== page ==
The meal was served off work site, but the oldest on the site, knowing the problems they had encountered in their functions for years, did not fail to mock as usual, the outcome they imagined very well. I had already seen other enormities that I would tell you soon, but to imagine such an absurdity seemed to me almost displaced at the moment towards technically advanced people. Three-quarters of an hour later, our meal finished, we borrowed to go out, the same path as to come in.

The height of irony was here! The derisions were justified. The users of the big belt sander continued to make a thick dust, while the six or seven others, the brush with one hand, the pot of varnish with the other, were daubing on the ground a mixture of sawdust and varnish which stuck heavily on the brushes. The absurdity, however, did not stop there, because the sawdust absorbing a large amount of varnish, this one lacked very quickly. Of course we saw it on the following Wednesday, because of the two-thirds of the room where the tables were arranged, the floor was effectively covered with a thick rough coating, while the part dance floor and the entrance hall had received no protection.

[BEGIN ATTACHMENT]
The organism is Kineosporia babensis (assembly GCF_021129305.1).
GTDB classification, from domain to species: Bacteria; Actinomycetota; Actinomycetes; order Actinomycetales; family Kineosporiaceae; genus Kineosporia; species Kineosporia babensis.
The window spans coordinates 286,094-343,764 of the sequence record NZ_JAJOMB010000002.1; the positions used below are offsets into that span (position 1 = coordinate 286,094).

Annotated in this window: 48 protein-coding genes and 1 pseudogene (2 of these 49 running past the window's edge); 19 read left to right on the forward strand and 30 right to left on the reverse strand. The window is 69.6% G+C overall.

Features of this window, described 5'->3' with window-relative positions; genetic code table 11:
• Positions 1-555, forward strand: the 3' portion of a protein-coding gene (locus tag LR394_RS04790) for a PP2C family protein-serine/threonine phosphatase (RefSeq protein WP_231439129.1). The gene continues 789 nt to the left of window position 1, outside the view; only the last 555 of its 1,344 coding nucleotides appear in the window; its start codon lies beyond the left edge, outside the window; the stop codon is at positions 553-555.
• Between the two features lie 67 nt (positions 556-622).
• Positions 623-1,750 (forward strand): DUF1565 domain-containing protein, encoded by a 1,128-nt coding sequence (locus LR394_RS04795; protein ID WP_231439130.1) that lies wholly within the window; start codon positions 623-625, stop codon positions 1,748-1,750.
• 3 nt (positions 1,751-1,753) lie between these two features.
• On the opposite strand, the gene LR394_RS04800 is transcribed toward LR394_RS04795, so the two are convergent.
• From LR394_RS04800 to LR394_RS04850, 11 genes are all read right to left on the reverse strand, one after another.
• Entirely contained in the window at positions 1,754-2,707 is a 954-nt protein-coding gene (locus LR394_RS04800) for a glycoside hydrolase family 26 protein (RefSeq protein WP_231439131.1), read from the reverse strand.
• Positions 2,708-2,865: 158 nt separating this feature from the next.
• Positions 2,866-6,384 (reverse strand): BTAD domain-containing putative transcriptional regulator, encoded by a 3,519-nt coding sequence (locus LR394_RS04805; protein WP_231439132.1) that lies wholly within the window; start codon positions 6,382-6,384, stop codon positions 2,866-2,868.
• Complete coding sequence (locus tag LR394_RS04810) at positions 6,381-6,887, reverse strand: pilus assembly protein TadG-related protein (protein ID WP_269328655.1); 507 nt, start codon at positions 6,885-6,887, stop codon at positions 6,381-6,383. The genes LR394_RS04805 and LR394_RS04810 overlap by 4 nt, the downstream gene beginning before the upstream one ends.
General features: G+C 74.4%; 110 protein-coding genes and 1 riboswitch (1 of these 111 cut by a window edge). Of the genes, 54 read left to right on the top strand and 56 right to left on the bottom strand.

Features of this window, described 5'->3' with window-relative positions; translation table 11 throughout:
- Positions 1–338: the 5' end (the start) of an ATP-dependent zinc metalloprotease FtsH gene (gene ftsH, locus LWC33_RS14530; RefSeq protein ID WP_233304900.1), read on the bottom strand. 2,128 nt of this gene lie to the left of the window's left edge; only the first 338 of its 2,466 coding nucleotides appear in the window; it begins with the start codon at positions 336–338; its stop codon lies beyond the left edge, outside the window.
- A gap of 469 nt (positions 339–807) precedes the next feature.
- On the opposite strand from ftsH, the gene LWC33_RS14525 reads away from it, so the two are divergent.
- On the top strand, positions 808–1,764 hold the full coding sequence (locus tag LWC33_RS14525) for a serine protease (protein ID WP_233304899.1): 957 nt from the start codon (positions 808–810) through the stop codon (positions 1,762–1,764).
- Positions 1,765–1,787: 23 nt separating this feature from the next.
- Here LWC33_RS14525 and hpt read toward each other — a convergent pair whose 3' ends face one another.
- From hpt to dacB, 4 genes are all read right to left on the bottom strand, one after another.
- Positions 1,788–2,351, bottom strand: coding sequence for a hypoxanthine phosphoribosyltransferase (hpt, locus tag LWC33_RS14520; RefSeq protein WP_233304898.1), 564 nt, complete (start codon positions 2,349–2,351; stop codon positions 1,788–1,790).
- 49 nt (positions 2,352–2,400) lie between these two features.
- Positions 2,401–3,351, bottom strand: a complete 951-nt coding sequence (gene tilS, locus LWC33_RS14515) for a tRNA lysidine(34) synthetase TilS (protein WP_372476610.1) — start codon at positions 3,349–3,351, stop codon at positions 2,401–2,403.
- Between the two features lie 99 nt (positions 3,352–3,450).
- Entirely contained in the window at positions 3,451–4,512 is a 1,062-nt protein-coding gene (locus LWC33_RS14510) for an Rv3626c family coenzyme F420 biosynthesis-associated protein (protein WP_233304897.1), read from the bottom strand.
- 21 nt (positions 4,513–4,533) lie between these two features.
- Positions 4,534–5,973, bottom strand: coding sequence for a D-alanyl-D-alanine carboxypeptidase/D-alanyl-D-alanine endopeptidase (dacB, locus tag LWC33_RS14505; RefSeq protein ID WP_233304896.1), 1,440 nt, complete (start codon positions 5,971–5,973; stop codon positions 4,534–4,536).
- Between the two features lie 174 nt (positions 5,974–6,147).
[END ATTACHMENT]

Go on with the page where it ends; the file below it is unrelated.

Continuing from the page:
The humidity was going to quickly do enormous damage on this pretty wood floor. Less than a month later, before my first departure, a swelling about ten centimeters high by two meters in diameter, appeared in front of the bar in the middle. When I came back in September, I noticed that the same phenomenon had occurred even larger, right in the middle of the dance floor. When I returned in September, I noticed that the same bigger phenomenon had occurred right in the middle of the dance floor, and also the huge facade glazed panels that started from the ground level to go up to four or five meters high, were for the majority of them split from the bottom to top. They were certainly not to the point of falling, but although recent, they had already reached their maximum life span.